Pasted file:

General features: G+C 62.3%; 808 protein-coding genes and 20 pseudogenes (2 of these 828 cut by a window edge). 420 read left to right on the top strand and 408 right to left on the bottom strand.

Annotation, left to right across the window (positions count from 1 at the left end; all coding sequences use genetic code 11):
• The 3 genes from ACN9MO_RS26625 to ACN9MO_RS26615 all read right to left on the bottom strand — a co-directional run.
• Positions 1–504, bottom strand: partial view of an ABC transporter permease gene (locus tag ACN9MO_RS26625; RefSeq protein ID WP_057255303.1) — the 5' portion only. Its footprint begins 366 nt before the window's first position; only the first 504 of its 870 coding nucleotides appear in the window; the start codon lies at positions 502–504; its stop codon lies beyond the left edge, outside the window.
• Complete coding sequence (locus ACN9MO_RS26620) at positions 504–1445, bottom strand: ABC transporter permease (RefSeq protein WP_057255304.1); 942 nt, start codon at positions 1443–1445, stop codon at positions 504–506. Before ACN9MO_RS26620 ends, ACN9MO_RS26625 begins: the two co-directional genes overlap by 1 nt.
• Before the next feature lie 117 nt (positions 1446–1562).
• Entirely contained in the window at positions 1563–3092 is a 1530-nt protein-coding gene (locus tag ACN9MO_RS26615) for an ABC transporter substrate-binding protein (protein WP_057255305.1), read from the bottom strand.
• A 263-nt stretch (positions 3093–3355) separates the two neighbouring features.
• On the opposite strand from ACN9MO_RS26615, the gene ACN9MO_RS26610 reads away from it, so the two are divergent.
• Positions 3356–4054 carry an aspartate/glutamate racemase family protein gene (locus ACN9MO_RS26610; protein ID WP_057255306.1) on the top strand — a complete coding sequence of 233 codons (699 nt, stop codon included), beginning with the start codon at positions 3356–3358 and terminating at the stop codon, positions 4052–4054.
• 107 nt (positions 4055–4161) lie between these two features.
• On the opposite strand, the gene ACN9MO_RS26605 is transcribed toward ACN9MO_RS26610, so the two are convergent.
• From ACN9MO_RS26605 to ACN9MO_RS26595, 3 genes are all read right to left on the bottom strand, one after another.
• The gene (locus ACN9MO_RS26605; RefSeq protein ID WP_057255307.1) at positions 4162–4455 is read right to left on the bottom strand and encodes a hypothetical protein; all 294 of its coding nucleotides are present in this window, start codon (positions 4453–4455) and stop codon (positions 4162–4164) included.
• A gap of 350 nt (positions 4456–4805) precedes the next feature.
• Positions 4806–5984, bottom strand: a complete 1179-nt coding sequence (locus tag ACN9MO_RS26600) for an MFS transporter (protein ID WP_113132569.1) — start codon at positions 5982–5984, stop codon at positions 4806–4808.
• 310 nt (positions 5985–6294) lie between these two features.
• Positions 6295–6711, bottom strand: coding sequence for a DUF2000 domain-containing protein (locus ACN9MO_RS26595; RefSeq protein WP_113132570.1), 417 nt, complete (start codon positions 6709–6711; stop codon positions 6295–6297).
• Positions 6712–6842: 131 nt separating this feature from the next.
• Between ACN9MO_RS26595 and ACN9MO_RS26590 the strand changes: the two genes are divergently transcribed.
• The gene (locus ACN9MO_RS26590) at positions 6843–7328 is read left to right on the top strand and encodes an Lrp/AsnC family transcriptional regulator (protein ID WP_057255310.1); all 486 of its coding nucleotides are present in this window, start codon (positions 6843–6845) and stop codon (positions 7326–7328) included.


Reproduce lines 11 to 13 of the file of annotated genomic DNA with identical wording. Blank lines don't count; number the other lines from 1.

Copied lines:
• 107 nt (positions 4055–4161) lie between these two features.
• On the opposite strand, the gene ACN9MO_RS26605 is transcribed toward ACN9MO_RS26610, so the two are convergent.
• From ACN9MO_RS26605 to ACN9MO_RS26595, 3 genes are all read right to left on the bottom strand, one after another.